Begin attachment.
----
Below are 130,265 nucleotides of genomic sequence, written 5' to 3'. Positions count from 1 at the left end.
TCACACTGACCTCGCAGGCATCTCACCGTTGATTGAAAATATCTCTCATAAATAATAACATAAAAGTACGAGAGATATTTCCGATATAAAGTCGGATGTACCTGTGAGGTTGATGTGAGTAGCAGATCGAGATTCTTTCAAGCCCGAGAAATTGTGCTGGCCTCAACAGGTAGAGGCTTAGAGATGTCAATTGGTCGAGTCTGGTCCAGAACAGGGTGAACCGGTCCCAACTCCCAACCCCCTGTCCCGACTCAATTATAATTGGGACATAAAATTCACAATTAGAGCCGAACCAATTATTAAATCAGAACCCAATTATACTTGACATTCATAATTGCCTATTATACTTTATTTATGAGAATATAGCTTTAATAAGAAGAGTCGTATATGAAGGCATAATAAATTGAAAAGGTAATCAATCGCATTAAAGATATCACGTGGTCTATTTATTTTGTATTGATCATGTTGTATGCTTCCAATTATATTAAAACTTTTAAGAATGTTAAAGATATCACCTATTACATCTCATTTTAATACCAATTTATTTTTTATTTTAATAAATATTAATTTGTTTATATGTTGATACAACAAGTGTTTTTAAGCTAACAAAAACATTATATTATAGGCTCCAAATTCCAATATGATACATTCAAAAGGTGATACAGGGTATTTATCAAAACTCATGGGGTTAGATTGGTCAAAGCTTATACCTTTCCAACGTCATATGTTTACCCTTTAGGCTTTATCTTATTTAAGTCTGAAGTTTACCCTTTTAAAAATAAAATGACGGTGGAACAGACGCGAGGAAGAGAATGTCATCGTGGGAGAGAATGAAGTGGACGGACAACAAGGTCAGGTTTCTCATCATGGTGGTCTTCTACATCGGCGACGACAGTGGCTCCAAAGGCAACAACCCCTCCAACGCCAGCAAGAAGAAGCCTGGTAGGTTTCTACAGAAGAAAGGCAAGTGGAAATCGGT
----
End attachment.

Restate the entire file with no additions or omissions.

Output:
Below are 130,265 nucleotides of genomic sequence, written 5' to 3'. Positions count from 1 at the left end.
TCACACTGACCTCGCAGGCATCTCACCGTTGATTGAAAATATCTCTCATAAATAATAACATAAAAGTACGAGAGATATTTCCGATATAAAGTCGGATGTACCTGTGAGGTTGATGTGAGTAGCAGATCGAGATTCTTTCAAGCCCGAGAAATTGTGCTGGCCTCAACAGGTAGAGGCTTAGAGATGTCAATTGGTCGAGTCTGGTCCAGAACAGGGTGAACCGGTCCCAACTCCCAACCCCCTGTCCCGACTCAATTATAATTGGGACATAAAATTCACAATTAGAGCCGAACCAATTATTAAATCAGAACCCAATTATACTTGACATTCATAATTGCCTATTATACTTTATTTATGAGAATATAGCTTTAATAAGAAGAGTCGTATATGAAGGCATAATAAATTGAAAAGGTAATCAATCGCATTAAAGATATCACGTGGTCTATTTATTTTGTATTGATCATGTTGTATGCTTCCAATTATATTAAAACTTTTAAGAATGTTAAAGATATCACCTATTACATCTCATTTTAATACCAATTTATTTTTTATTTTAATAAATATTAATTTGTTTATATGTTGATACAACAAGTGTTTTTAAGCTAACAAAAACATTATATTATAGGCTCCAAATTCCAATATGATACATTCAAAAGGTGATACAGGGTATTTATCAAAACTCATGGGGTTAGATTGGTCAAAGCTTATACCTTTCCAACGTCATATGTTTACCCTTTAGGCTTTATCTTATTTAAGTCTGAAGTTTACCCTTTTAAAAATAAAATGACGGTGGAACAGACGCGAGGAAGAGAATGTCATCGTGGGAGAGAATGAAGTGGACGGACAACAAGGTCAGGTTTCTCATCATGGTGGTCTTCTACATCGGCGACGACAGTGGCTCCAAAGGCAACAACCCCTCCAACGCCAGCAAGAAGAAGCCTGGTAGGTTTCTACAGAAGAAAGGCAAGTGGAAATCGGT